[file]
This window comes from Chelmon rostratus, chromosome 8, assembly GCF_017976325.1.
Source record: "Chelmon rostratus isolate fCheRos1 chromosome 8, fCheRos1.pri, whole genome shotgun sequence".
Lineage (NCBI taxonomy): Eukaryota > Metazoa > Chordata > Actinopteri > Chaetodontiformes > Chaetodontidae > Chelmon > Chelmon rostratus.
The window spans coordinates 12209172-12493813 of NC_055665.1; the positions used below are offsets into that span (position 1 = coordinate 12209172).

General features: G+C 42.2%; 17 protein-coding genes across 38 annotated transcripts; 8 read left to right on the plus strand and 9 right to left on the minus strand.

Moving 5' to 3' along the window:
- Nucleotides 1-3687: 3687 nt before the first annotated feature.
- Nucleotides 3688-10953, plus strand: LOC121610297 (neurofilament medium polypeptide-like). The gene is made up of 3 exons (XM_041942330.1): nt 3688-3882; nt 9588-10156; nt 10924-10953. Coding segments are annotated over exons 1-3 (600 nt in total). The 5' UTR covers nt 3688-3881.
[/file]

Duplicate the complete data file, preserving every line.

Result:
This window comes from Chelmon rostratus, chromosome 8, assembly GCF_017976325.1.
Source record: "Chelmon rostratus isolate fCheRos1 chromosome 8, fCheRos1.pri, whole genome shotgun sequence".
Lineage (NCBI taxonomy): Eukaryota > Metazoa > Chordata > Actinopteri > Chaetodontiformes > Chaetodontidae > Chelmon > Chelmon rostratus.
The window spans coordinates 12209172-12493813 of NC_055665.1; the positions used below are offsets into that span (position 1 = coordinate 12209172).

General features: G+C 42.2%; 17 protein-coding genes across 38 annotated transcripts; 8 read left to right on the plus strand and 9 right to left on the minus strand.

Moving 5' to 3' along the window:
- Nucleotides 1-3687: 3687 nt before the first annotated feature.
- Nucleotides 3688-10953, plus strand: LOC121610297 (neurofilament medium polypeptide-like). The gene is made up of 3 exons (XM_041942330.1): nt 3688-3882; nt 9588-10156; nt 10924-10953. Coding segments are annotated over exons 1-3 (600 nt in total). The 5' UTR covers nt 3688-3881.